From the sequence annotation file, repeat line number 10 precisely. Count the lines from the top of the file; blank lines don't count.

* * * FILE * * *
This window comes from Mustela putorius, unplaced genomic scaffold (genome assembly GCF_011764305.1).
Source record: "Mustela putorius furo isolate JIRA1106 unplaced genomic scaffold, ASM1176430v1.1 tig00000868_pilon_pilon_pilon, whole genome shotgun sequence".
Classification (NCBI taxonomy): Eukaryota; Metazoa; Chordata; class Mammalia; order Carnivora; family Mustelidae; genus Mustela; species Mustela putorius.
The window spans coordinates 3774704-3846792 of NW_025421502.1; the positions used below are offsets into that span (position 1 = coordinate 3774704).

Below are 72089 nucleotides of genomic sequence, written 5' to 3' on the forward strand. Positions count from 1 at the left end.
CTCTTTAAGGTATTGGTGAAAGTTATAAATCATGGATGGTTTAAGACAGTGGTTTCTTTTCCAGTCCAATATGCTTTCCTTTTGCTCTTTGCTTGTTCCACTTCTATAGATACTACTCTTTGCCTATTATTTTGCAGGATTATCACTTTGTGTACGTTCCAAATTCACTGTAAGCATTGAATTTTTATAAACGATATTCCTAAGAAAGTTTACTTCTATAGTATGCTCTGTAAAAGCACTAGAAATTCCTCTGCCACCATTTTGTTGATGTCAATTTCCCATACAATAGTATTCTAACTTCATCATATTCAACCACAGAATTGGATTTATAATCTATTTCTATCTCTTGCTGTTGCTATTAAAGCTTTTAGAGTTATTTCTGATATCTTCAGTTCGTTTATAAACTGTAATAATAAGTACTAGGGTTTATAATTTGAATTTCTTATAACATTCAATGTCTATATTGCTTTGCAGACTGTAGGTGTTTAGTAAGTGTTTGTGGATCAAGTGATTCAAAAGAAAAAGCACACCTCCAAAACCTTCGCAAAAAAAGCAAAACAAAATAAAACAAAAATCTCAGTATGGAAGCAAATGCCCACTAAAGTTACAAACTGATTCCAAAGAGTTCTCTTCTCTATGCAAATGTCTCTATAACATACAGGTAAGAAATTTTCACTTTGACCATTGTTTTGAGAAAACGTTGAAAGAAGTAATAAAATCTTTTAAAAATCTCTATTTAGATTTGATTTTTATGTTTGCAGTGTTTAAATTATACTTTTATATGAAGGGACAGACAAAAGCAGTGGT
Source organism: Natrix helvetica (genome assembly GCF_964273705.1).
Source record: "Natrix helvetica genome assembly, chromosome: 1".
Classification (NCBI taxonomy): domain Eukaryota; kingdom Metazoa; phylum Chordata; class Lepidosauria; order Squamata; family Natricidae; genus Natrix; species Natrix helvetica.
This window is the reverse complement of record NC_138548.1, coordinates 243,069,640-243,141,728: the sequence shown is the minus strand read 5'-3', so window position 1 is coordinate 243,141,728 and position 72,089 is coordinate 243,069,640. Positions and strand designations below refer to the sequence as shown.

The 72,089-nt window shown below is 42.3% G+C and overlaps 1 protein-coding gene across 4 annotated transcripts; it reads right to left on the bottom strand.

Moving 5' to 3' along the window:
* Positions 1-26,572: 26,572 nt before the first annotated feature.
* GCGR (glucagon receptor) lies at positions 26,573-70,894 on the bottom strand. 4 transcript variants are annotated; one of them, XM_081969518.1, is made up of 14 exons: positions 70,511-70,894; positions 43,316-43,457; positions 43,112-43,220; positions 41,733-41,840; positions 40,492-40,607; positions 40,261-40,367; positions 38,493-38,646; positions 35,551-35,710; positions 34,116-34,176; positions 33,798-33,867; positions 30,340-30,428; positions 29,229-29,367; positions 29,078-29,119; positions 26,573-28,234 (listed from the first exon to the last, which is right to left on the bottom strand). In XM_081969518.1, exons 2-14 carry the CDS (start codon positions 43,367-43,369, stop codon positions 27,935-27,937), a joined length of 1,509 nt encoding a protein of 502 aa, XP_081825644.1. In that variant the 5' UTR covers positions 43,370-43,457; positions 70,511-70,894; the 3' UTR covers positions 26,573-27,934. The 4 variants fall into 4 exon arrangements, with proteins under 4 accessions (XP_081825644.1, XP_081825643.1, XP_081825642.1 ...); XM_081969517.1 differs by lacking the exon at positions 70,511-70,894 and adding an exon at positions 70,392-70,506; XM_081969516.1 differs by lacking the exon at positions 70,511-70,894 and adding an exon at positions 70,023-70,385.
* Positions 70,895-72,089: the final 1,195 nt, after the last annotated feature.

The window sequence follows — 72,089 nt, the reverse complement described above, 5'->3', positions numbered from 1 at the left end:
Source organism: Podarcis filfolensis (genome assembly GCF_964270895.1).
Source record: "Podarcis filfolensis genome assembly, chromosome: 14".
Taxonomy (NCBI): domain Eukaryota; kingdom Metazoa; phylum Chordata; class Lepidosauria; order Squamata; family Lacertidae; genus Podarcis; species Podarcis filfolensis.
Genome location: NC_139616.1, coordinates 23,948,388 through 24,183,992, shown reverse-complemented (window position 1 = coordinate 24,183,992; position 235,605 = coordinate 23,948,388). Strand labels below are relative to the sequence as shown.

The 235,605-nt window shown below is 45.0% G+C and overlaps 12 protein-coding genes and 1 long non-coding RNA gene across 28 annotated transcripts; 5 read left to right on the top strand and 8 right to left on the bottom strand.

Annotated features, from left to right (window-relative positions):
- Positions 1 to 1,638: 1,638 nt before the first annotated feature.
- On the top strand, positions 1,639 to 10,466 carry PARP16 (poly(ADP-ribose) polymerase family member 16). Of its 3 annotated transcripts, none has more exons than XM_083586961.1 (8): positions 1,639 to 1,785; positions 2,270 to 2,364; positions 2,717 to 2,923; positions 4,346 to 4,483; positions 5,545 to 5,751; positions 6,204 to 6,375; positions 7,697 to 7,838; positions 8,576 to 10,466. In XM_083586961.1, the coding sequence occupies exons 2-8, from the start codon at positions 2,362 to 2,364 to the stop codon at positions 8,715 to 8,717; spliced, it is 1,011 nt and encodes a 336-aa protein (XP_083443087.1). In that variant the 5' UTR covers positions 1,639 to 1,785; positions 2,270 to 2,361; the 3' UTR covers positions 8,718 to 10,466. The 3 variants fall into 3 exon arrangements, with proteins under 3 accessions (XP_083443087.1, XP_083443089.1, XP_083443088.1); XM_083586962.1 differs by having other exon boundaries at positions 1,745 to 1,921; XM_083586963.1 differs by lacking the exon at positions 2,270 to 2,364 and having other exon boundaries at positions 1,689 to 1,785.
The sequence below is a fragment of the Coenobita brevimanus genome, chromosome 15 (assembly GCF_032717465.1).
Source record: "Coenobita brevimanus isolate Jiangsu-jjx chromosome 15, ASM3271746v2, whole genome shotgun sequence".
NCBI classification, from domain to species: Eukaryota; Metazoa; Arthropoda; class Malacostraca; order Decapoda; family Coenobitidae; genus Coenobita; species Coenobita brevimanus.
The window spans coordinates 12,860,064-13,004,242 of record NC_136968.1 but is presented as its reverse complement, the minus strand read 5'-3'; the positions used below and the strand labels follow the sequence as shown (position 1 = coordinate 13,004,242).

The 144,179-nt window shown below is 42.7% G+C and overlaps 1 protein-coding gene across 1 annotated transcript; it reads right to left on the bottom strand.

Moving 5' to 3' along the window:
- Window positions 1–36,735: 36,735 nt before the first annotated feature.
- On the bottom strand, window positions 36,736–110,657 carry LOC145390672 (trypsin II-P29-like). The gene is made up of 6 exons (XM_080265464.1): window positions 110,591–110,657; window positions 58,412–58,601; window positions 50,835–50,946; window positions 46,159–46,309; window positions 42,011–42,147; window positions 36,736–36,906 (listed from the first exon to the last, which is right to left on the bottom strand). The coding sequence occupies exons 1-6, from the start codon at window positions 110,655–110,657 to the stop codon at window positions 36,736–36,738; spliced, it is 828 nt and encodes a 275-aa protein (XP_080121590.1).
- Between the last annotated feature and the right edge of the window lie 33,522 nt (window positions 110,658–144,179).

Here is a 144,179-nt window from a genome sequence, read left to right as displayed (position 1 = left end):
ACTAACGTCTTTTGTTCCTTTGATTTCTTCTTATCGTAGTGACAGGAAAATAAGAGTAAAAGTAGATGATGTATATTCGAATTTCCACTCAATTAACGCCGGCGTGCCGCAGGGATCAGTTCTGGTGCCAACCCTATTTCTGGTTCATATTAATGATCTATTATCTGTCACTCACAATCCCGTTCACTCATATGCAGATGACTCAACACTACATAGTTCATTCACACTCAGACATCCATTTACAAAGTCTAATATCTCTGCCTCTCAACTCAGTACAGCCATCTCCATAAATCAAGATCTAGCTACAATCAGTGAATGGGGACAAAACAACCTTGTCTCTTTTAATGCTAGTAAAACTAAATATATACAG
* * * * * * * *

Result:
This window is the reverse complement of record NC_138548.1, coordinates 243,069,640-243,141,728: the sequence shown is the minus strand read 5'-3', so window position 1 is coordinate 243,141,728 and position 72,089 is coordinate 243,069,640. Positions and strand designations below refer to the sequence as shown.